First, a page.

Beauty in the Cracks
You know how, once you notice something that is flawed or imperfect, you are suddenly hyper-aware of other, similar flaws? This is especially true, I’ve found, when you purchase a new item for the house. You look around the living room, admiring your brand-new sofa, or chair, or print on the wall and…you can see your beat-up hall table age another century in an instant. And there are numerous additional chips in the mantelpiece paint, andandand…ugh.
But it doesn’t have to be an “ugh.”
The Japanese have a lovely practice when dealing with worn out and broken things (cups, vases, plates etc.) They have elevated the fissures and cracks to an art form called kintsugi. The smashed pottery or porcelain is repaired in a way that is totally obvious: the artist uses gold. Not crazy glue or duct tape or any of the other ways we hide imperfection. The jagged lines of gold shine; they are beautiful in and of themselves.
I think of kintsugi when I find myself spending way too much time trying to smooth over my physical flaws so that they become invisible. When I haul out the old magnifying mirror (surely a torture device if ever there was one) and make note of each and every wrinkle, the next step is often to apply “concealer” of some sort. I am abysmal at cosmetic stuff, so the usual result is a clump of caked-on makeup that actually accentuates my various skin imperfections. Lately I haven’t even bothered to try, because my age spots are popping up faster and faster, like dandelions in a field after a spring rain. Why bother?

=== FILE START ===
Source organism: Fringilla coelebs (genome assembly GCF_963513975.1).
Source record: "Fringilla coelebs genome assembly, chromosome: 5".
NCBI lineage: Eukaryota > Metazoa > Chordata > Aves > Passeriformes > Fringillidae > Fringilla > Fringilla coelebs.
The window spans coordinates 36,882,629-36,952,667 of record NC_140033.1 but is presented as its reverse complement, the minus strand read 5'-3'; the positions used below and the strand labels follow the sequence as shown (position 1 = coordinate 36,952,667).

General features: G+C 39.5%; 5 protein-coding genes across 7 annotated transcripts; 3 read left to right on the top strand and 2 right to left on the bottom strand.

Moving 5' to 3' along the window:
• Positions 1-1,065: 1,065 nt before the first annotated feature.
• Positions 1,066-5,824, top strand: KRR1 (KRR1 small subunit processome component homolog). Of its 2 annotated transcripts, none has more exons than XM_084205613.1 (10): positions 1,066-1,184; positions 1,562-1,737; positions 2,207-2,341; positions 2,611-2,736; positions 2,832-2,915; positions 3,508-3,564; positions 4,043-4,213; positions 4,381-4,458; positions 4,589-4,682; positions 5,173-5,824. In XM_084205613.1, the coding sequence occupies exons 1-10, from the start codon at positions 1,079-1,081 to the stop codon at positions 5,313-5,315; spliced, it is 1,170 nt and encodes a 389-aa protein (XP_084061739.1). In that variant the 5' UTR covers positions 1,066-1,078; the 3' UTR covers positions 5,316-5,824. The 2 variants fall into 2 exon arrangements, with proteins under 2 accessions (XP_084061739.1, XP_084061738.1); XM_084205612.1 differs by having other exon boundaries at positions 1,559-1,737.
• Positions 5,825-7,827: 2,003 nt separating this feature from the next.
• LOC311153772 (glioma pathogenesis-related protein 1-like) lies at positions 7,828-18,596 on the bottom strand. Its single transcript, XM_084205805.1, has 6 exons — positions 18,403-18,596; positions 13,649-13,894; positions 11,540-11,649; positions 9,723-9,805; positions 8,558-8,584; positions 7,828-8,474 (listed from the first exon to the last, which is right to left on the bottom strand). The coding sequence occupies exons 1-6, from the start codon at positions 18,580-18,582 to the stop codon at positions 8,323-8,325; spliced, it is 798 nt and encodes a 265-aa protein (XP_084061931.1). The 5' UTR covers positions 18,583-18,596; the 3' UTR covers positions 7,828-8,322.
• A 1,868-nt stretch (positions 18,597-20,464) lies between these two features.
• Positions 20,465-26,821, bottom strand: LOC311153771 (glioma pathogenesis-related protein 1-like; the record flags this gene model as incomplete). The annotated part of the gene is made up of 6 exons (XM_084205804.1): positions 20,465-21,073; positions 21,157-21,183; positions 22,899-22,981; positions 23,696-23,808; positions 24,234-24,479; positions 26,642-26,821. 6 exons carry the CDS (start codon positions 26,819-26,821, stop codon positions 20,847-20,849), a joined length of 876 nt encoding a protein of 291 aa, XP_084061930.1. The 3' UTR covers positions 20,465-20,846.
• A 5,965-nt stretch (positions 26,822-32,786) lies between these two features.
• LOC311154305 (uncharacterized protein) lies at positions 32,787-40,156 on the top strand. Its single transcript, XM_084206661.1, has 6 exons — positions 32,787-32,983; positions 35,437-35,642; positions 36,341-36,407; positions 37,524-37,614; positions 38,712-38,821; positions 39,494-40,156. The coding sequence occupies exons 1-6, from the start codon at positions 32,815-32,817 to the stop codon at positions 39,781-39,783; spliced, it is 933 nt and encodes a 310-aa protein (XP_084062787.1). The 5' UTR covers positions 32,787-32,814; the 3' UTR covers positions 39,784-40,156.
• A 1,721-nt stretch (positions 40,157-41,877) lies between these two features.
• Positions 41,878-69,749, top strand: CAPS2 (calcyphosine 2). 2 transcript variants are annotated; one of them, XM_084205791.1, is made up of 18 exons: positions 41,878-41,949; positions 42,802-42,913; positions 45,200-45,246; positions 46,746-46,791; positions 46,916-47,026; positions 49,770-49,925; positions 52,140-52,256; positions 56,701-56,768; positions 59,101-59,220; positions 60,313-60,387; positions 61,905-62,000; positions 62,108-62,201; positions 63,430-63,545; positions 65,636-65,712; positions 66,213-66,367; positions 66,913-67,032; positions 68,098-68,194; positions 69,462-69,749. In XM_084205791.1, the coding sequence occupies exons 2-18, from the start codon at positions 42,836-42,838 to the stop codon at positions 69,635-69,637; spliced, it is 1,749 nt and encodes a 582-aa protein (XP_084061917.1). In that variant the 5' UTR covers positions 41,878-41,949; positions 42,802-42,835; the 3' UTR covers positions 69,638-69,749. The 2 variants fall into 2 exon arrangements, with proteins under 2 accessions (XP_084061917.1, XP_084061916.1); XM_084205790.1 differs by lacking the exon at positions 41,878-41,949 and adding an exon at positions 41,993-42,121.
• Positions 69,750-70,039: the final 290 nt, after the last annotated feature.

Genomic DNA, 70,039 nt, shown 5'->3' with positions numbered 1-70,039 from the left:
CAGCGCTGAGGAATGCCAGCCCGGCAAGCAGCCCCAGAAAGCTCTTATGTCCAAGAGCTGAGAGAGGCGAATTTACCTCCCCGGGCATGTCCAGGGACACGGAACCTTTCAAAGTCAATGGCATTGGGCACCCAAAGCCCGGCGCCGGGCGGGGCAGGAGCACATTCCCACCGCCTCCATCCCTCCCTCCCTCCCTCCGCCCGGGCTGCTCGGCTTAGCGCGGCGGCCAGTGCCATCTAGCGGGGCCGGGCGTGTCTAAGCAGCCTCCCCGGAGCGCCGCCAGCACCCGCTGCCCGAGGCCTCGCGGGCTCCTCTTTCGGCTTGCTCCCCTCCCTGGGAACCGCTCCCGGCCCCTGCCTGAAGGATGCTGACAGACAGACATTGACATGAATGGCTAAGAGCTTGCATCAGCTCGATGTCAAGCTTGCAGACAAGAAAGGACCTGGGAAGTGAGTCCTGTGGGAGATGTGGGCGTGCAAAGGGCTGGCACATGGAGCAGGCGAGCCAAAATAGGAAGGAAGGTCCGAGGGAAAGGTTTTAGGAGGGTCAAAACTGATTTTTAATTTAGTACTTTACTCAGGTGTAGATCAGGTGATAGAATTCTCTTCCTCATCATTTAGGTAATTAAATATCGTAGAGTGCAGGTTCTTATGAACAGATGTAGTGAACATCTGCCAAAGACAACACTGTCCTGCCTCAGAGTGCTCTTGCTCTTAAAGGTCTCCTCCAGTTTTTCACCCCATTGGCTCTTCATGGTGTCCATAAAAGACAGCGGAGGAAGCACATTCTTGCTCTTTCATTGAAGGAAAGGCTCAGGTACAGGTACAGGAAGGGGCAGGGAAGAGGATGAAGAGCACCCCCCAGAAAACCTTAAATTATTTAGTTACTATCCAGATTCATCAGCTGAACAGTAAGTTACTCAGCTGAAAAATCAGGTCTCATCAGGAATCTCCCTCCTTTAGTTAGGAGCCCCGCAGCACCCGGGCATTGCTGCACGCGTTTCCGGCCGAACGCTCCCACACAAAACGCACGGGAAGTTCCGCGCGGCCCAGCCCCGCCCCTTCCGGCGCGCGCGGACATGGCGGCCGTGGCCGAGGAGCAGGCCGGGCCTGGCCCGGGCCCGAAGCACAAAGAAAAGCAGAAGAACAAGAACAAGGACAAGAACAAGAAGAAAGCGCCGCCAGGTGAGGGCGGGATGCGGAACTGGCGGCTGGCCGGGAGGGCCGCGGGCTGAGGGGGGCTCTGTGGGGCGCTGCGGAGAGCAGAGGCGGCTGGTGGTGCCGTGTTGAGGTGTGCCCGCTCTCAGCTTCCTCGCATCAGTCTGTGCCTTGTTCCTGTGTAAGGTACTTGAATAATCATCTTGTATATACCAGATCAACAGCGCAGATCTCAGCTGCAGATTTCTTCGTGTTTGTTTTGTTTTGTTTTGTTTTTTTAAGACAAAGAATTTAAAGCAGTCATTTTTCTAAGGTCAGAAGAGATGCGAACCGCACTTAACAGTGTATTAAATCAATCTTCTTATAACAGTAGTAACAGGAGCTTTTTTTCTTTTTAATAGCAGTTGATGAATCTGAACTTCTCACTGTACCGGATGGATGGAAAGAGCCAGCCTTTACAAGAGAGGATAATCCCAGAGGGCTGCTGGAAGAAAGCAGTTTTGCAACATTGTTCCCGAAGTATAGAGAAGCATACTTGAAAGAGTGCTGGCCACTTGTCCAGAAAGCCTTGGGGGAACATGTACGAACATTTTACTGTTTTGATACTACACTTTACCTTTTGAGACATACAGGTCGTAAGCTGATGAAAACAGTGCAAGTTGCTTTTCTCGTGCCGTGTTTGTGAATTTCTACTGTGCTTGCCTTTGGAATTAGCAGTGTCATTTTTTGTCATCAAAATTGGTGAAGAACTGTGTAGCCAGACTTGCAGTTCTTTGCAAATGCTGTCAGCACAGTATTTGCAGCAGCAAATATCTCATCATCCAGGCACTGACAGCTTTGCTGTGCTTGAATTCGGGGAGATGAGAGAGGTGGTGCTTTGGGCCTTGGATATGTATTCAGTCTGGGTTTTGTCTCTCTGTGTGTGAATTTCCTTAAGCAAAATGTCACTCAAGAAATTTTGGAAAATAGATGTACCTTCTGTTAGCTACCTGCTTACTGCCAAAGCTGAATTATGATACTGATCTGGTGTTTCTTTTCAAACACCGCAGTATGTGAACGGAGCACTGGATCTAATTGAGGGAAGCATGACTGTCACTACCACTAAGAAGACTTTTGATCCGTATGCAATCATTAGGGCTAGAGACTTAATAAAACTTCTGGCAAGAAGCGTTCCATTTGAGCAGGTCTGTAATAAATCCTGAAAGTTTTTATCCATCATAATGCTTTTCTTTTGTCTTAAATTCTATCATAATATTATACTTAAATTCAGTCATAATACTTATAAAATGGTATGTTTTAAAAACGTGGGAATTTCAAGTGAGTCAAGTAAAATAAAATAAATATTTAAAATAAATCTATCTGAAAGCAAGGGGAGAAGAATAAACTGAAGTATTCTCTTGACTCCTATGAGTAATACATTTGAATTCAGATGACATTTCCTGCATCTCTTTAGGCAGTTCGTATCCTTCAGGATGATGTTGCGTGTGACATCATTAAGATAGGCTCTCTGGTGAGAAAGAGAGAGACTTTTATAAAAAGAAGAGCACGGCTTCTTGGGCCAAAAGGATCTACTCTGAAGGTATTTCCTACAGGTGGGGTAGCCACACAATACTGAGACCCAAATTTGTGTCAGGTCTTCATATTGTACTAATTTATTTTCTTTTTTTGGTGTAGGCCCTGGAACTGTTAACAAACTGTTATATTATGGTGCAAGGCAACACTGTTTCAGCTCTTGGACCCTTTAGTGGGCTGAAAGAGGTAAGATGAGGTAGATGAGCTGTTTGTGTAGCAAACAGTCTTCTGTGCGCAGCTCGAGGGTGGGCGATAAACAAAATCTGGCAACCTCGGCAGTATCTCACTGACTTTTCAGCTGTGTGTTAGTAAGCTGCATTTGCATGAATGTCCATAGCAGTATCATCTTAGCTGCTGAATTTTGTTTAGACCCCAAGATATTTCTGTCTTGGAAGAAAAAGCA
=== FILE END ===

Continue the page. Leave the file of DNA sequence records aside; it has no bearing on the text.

When I just give up and let things go, however, it feels like a lazy solution, and I remain highly self-critical and unsatisfied with my appearance. I put away the magnifier, but then try to avoid mirrors altogether. I wonder, though…
Could kintsugi have something to teach me too?
The streaks of gold used to bind the broken things together enhance, they do not detract. While the flaws are clear, they are still treated with respect, and tenderness. Could I approach myself that same way? Could I find the middle ground between hating my aging face, and frantically trying to transform it? I could still moisturize my skin, and gently massage those creases that life etched onto me. I could approach the mirror again, and see the face of someone I care about, someone who has lived fully. I could regard my every last laugh line and forehead furrow as beautiful.
I have been delighted recently to note that many celebrities of a certain age are embracing their wrinkles and their gray hair. You can see the story of their lives on their faces, and they are beautiful in a way that airbrushed perfection could never be. Now, I’m not kidding myself—I will never age like Jamie Lee Curtis or Andie MacDowell. But I can age like Elise Seyfried, gracefully and gratefully.
And THAT is pure gold.